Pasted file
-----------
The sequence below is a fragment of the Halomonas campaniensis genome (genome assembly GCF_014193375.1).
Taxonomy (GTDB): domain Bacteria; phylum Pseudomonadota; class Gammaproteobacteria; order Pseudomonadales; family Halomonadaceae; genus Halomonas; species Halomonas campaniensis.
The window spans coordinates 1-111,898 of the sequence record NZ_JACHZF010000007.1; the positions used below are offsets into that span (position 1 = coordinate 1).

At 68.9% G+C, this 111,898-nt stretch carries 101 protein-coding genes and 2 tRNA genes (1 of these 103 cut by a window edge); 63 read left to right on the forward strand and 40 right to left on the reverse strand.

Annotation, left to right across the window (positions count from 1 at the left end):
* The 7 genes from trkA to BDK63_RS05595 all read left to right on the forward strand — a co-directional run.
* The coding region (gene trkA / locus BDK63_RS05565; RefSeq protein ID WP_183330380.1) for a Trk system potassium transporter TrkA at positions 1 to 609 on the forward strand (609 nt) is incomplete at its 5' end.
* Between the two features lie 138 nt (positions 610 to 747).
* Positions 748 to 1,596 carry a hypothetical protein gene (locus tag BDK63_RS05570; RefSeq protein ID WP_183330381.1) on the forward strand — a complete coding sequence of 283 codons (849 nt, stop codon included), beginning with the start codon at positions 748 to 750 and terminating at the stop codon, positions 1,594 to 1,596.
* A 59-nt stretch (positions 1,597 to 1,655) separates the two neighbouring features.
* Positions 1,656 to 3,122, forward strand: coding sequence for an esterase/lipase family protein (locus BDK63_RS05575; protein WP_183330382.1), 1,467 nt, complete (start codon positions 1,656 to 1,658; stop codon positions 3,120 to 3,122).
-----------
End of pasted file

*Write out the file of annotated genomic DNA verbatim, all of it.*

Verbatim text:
The sequence below is a fragment of the Halomonas campaniensis genome (genome assembly GCF_014193375.1).
Taxonomy (GTDB): domain Bacteria; phylum Pseudomonadota; class Gammaproteobacteria; order Pseudomonadales; family Halomonadaceae; genus Halomonas; species Halomonas campaniensis.
The window spans coordinates 1-111,898 of the sequence record NZ_JACHZF010000007.1; the positions used below are offsets into that span (position 1 = coordinate 1).

At 68.9% G+C, this 111,898-nt stretch carries 101 protein-coding genes and 2 tRNA genes (1 of these 103 cut by a window edge); 63 read left to right on the forward strand and 40 right to left on the reverse strand.

Annotation, left to right across the window (positions count from 1 at the left end):
* The 7 genes from trkA to BDK63_RS05595 all read left to right on the forward strand — a co-directional run.
* The coding region (gene trkA / locus BDK63_RS05565; RefSeq protein ID WP_183330380.1) for a Trk system potassium transporter TrkA at positions 1 to 609 on the forward strand (609 nt) is incomplete at its 5' end.
* Between the two features lie 138 nt (positions 610 to 747).
* Positions 748 to 1,596 carry a hypothetical protein gene (locus tag BDK63_RS05570; RefSeq protein ID WP_183330381.1) on the forward strand — a complete coding sequence of 283 codons (849 nt, stop codon included), beginning with the start codon at positions 748 to 750 and terminating at the stop codon, positions 1,594 to 1,596.
* A 59-nt stretch (positions 1,597 to 1,655) separates the two neighbouring features.
* Positions 1,656 to 3,122, forward strand: coding sequence for an esterase/lipase family protein (locus BDK63_RS05575; protein WP_183330382.1), 1,467 nt, complete (start codon positions 1,656 to 1,658; stop codon positions 3,120 to 3,122).